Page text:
A Ghost Hunter Mystery
M.J. Holliday and her crew interrupt the frantic schedule of their reality TV show, Ghoul Getters, and hotfoot it to New Mexico, where a dreadful demon is waging tribal warfare. Same Whitefeather- M.J.'s spirit guide-urgently needs her help to stop this evil spirit from wiping out the descendants of his tribe. It doesn't take a psychic to predict that M.J.'s going to have a devil of a time making New Mexico a demon-free zone.
I’ve always believed in ghosts. Actually, I had no choice in the matter. My childhood was full of encounters with disembodied voices, strange blue flashes, flickering shadows at the edge of my peripheral vision, and odd-looking orbs appearing right over my head.
And then, of course, my mother died and her ghost came to see me.
I was eleven going on twelve when her cancer finally won the war it’d waged so savagely against her. I knew the instant that she passed, even though every adult in my world had tried to shield me from the knowledge that it was coming. I remember playing with my new best friend, Gilley Gillespie, on the back porch of his house in beautiful Valdosta, Georgia. The memory of that day is as clear as if it happened yesterday.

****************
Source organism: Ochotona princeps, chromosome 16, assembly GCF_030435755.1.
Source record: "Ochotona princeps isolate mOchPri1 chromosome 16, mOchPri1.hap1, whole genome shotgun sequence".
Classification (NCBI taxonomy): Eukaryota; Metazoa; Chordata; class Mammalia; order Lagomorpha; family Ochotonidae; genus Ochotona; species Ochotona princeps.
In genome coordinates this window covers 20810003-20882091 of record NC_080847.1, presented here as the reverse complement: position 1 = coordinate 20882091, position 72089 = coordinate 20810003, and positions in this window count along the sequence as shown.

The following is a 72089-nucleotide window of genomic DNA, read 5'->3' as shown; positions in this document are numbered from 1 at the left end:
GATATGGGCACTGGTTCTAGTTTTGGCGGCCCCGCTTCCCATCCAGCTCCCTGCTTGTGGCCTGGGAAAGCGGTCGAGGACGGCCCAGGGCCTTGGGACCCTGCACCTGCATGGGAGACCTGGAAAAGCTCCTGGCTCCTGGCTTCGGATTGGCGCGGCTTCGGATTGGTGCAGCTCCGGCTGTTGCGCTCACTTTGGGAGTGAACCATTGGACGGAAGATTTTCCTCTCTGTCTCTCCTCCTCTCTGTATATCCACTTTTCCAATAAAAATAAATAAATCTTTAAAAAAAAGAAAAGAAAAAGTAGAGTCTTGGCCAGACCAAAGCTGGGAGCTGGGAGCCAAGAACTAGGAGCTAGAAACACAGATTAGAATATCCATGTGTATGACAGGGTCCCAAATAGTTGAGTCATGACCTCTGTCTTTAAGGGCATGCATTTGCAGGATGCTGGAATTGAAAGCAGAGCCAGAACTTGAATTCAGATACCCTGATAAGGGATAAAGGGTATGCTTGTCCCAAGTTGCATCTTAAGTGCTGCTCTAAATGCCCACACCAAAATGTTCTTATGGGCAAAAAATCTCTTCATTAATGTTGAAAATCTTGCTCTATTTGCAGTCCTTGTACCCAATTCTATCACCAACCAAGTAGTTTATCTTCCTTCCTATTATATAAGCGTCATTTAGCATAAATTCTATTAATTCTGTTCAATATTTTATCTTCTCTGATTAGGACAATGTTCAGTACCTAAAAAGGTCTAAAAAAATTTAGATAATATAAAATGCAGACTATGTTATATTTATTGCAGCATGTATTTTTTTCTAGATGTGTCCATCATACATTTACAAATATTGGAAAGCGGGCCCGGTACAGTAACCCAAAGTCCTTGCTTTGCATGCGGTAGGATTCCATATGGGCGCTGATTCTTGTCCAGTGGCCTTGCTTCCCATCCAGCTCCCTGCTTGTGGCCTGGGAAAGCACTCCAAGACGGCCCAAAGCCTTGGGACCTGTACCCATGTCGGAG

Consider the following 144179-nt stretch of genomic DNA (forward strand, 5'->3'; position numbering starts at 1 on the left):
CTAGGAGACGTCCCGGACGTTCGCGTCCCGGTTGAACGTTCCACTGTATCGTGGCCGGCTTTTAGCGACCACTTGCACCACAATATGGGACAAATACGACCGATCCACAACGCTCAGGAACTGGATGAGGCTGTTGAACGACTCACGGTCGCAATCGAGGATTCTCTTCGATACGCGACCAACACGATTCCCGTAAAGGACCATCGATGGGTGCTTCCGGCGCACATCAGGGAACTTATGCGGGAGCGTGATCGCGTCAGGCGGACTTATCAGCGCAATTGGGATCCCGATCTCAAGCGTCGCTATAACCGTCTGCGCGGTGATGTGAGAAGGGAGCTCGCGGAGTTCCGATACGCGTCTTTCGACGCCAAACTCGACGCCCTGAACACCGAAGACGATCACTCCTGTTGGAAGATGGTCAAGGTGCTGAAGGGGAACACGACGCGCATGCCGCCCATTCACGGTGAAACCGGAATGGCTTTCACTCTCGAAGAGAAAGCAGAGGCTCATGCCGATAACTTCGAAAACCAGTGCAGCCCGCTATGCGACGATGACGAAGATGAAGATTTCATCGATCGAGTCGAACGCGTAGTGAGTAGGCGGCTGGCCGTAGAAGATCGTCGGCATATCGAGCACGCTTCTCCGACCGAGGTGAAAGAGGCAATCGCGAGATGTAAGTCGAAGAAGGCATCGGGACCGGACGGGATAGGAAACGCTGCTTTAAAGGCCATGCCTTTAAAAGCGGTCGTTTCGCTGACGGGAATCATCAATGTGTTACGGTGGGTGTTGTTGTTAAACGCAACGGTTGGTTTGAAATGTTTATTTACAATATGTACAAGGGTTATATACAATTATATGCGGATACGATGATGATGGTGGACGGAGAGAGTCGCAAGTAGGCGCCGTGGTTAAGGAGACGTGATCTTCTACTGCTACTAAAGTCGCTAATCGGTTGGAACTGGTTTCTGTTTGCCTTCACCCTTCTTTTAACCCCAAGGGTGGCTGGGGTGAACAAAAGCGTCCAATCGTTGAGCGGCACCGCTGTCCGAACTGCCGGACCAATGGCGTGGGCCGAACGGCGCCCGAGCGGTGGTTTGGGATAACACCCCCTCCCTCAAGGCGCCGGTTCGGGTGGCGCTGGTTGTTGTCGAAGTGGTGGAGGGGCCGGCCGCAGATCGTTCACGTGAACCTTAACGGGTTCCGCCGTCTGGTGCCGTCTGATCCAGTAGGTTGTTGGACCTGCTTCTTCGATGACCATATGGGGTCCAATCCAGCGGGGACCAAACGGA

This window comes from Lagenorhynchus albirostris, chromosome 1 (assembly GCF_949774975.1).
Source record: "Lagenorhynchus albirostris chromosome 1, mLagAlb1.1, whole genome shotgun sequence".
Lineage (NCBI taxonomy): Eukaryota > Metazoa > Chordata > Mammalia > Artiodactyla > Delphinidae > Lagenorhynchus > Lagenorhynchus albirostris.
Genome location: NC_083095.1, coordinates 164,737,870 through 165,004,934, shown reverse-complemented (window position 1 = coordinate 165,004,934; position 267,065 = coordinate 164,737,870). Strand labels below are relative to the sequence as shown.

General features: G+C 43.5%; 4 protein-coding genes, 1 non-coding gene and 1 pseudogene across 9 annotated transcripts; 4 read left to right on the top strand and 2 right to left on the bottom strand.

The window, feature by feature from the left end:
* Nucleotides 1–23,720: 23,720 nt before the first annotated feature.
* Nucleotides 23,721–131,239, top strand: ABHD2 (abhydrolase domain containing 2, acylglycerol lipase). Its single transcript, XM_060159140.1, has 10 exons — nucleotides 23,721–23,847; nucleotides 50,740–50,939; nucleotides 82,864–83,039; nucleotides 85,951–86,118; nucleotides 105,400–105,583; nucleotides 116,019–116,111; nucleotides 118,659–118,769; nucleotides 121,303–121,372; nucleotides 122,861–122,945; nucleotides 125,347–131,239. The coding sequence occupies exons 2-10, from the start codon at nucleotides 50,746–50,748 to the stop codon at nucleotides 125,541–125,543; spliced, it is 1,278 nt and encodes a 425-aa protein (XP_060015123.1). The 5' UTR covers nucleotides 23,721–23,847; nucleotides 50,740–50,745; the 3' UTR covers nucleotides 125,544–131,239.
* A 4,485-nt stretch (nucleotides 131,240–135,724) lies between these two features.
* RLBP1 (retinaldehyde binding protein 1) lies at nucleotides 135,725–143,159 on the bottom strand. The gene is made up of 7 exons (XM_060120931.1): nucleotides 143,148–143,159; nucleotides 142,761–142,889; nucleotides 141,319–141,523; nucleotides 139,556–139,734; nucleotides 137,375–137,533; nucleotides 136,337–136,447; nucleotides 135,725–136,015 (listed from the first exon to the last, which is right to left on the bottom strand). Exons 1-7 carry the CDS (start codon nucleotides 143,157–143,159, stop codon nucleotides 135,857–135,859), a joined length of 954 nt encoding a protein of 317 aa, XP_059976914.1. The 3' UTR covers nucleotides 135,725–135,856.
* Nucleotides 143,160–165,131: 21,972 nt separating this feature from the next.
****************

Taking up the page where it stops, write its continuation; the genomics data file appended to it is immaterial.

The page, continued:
Even back then his mother had indulged Gilley’s rather effeminate tastes. Gil had one of the best collections of Barbie and Ken dolls you’ve ever seen and we played with those dolls almost constantly.
In fact, on that beautiful early fall morning twenty-odd years ago, that’s exactly what we were doing. While Gilley was setting Ken up on a blind date with G.I. Joe, I’d been happily working Barbie into a new pencil skirt, and just like that, I knew my mother was gone.
I remember dropping the Barbie and getting to my feet, the shock from the certainty of Mama’s passing crushing something fragile inside of me. I couldn’t breathe, couldn’t move, and I certainly couldn’t think past the terrible heartache building inside me.